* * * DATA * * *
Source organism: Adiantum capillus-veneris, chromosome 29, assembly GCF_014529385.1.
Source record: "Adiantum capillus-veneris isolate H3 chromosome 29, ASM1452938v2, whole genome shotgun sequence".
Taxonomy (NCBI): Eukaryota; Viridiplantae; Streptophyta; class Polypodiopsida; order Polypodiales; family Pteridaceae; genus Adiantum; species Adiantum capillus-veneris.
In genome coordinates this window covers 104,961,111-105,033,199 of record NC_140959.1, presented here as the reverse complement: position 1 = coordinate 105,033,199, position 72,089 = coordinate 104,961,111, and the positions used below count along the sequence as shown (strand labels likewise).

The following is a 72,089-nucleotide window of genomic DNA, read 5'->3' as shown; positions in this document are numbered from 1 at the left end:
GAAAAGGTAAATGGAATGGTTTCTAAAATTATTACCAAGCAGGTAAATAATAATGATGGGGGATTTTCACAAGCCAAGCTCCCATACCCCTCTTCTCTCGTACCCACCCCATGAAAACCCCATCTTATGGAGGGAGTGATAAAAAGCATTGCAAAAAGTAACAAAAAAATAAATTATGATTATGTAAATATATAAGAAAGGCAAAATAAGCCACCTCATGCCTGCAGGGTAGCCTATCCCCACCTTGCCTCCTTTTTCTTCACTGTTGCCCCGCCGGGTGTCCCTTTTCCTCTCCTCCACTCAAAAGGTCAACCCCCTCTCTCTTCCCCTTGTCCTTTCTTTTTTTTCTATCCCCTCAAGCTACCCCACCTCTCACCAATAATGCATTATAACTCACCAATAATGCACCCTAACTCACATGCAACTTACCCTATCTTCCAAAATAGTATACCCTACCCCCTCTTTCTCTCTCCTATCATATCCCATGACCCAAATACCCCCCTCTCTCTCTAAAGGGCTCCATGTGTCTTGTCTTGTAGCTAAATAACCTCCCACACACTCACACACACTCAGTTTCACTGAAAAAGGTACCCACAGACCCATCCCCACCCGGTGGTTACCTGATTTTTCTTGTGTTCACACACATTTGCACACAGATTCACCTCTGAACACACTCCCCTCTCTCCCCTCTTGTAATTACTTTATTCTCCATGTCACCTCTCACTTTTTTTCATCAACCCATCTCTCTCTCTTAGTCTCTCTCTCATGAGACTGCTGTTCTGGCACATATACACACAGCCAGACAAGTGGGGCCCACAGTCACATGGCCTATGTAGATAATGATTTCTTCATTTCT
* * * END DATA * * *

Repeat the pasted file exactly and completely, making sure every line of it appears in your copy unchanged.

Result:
Source organism: Adiantum capillus-veneris, chromosome 29, assembly GCF_014529385.1.
Source record: "Adiantum capillus-veneris isolate H3 chromosome 29, ASM1452938v2, whole genome shotgun sequence".
Taxonomy (NCBI): Eukaryota; Viridiplantae; Streptophyta; class Polypodiopsida; order Polypodiales; family Pteridaceae; genus Adiantum; species Adiantum capillus-veneris.
In genome coordinates this window covers 104,961,111-105,033,199 of record NC_140959.1, presented here as the reverse complement: position 1 = coordinate 105,033,199, position 72,089 = coordinate 104,961,111, and the positions used below count along the sequence as shown (strand labels likewise).

The following is a 72,089-nucleotide window of genomic DNA, read 5'->3' as shown; positions in this document are numbered from 1 at the left end:
GAAAAGGTAAATGGAATGGTTTCTAAAATTATTACCAAGCAGGTAAATAATAATGATGGGGGATTTTCACAAGCCAAGCTCCCATACCCCTCTTCTCTCGTACCCACCCCATGAAAACCCCATCTTATGGAGGGAGTGATAAAAAGCATTGCAAAAAGTAACAAAAAAATAAATTATGATTATGTAAATATATAAGAAAGGCAAAATAAGCCACCTCATGCCTGCAGGGTAGCCTATCCCCACCTTGCCTCCTTTTTCTTCACTGTTGCCCCGCCGGGTGTCCCTTTTCCTCTCCTCCACTCAAAAGGTCAACCCCCTCTCTCTTCCCCTTGTCCTTTCTTTTTTTTCTATCCCCTCAAGCTACCCCACCTCTCACCAATAATGCATTATAACTCACCAATAATGCACCCTAACTCACATGCAACTTACCCTATCTTCCAAAATAGTATACCCTACCCCCTCTTTCTCTCTCCTATCATATCCCATGACCCAAATACCCCCCTCTCTCTCTAAAGGGCTCCATGTGTCTTGTCTTGTAGCTAAATAACCTCCCACACACTCACACACACTCAGTTTCACTGAAAAAGGTACCCACAGACCCATCCCCACCCGGTGGTTACCTGATTTTTCTTGTGTTCACACACATTTGCACACAGATTCACCTCTGAACACACTCCCCTCTCTCCCCTCTTGTAATTACTTTATTCTCCATGTCACCTCTCACTTTTTTTCATCAACCCATCTCTCTCTCTTAGTCTCTCTCTCATGAGACTGCTGTTCTGGCACATATACACACAGCCAGACAAGTGGGGCCCACAGTCACATGGCCTATGTAGATAATGATTTCTTCATTTCT